Faster Running Through Nutrition

by Joanna K Chodorowska, BA, NC, TPTH

Faster Running

Athletes love to work on speed. Some do speed intervals on their feet, others on the bike, and some in the pool. They will hire a coach to help them with a plan. They may join groups for encouragement and camaraderie. But to run faster, you may need to put some focus into your nutrition. Faster running can come from nutrition with these 3 key points.

1. Incorporate an anti-inflammatory diet.
An anti-inflammatory plan will help to lessen inflammation from foods that you eat, toxins you are exposed to on your skin, as well as in your environment. But it can also help speed up recovery, lessen aches, pains and stiffness, and improve your energy levels.
Inflammation is not always a bad thing – when you stub your toe, and it swells, that inflammation is part of the healing process and it is good. But if you have chronic inflammation including IBS, GI distress, stiffness or pain that lasts for months vs a few days, it is considered chronic. And chronic inflammation is like keeping your body on fire internally. You need to put the fire out first, then start the rebuild after the fire has stopped.

Typical inflammatory foods include common athlete foods unfortunately. You won’t like what I list below, but these are the 5 most common inflammatory foods:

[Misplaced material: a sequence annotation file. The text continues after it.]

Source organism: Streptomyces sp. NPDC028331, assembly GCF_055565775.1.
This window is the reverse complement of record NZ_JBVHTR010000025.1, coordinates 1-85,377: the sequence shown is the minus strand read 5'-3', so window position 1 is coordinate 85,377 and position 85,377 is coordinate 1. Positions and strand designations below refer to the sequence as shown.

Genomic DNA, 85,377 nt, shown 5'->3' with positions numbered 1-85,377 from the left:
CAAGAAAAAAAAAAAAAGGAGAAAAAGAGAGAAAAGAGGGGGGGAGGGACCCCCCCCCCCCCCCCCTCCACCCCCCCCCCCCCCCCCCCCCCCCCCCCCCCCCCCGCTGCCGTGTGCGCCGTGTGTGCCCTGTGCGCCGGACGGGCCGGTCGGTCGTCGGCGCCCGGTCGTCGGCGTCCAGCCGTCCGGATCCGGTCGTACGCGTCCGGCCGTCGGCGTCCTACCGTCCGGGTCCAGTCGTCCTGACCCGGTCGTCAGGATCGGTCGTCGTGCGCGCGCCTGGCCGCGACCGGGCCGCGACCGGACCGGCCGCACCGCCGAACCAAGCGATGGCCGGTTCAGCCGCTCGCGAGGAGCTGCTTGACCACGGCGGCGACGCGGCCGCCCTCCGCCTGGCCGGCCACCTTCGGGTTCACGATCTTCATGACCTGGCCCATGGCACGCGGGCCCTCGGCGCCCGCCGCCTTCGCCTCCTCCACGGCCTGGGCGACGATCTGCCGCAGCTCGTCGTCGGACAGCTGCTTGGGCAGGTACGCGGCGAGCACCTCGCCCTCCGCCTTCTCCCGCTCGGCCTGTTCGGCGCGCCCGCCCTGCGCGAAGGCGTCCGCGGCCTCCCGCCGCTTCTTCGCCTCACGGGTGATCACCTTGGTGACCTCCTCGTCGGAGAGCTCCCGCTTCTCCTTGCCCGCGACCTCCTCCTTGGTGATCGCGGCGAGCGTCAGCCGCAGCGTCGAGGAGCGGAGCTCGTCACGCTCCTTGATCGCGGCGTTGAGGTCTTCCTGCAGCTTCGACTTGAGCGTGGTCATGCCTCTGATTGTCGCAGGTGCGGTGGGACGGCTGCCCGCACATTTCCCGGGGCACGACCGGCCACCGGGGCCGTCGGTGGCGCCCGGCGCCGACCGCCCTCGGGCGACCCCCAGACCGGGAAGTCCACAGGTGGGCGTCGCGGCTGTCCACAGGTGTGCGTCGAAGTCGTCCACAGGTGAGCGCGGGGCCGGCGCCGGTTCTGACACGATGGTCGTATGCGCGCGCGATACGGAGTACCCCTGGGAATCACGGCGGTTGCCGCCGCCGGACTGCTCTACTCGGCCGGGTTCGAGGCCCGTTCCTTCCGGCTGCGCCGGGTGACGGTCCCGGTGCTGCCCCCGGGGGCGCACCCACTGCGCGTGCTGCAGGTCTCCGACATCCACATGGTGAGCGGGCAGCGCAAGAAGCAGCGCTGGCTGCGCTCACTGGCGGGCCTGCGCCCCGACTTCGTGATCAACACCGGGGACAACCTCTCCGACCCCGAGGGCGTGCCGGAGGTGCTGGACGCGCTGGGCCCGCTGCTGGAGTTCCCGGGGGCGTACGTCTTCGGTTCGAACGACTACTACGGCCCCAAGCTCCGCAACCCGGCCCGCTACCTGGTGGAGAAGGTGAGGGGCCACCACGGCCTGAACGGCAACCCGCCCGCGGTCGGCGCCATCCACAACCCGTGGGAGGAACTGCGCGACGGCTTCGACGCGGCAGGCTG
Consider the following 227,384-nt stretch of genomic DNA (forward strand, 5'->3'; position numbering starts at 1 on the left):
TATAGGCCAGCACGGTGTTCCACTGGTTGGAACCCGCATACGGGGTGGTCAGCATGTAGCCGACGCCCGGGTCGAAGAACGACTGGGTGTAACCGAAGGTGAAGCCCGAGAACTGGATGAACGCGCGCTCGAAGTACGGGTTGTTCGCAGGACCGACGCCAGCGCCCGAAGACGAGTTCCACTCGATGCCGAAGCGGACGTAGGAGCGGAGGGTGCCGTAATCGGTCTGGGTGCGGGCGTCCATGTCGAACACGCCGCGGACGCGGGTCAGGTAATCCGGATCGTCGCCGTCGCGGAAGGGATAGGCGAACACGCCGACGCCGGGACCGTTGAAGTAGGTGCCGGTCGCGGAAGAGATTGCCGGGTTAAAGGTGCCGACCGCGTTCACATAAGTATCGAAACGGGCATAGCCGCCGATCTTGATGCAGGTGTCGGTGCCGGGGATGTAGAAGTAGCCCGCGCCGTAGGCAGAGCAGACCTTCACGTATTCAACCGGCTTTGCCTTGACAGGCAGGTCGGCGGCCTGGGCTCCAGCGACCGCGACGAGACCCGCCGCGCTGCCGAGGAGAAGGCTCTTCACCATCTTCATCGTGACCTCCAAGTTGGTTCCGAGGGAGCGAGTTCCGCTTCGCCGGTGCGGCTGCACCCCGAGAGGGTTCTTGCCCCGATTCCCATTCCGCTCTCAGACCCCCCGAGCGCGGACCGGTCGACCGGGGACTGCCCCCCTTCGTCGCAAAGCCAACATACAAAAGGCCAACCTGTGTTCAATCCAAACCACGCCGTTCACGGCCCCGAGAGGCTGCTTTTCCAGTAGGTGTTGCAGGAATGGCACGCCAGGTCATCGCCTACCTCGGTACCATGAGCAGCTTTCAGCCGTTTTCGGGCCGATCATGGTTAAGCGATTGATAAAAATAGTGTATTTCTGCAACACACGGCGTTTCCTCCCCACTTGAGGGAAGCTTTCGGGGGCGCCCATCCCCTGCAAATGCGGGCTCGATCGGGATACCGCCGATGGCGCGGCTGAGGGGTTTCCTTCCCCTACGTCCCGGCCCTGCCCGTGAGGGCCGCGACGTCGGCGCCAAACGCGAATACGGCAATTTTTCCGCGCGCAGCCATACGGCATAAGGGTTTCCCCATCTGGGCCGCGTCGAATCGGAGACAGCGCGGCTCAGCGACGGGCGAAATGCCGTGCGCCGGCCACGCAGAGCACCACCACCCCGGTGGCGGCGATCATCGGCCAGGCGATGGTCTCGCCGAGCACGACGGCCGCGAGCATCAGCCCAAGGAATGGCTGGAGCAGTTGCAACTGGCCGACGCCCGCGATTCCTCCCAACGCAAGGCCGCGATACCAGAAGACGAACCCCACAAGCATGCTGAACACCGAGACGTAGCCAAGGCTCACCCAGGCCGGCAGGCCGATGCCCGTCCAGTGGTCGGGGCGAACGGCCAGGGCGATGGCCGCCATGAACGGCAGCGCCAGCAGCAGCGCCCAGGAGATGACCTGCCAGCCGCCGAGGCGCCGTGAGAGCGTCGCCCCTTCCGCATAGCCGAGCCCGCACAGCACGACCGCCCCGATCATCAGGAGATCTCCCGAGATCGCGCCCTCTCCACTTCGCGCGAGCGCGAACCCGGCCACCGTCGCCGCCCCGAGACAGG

• wheat (this includes cereal, pancakes, pizza, sandwiches, pasta, bread, cookies, Oh, and most beer)
  • sugar (includes all processed sugar, corn syrup, candy, cookies, etc. Fruit is usually not an issue)
  • hydrogenated fats and any processed fats (includes margarine, canola oil and palm oil.) Usually in processed foods including peanut butter.
  • artificial sweeteners
  • artificial colors and preservatives

First is to eliminate one of these items so you notice the connection between the food, and the symptoms. When I work with clients, we not only work on eliminating the offending inflammatory food, but I work with you to replace that food and find alternatives, so you know what you CAN eat.

No fun with just a list of what to avoid, you’ll want to eat all those items listed!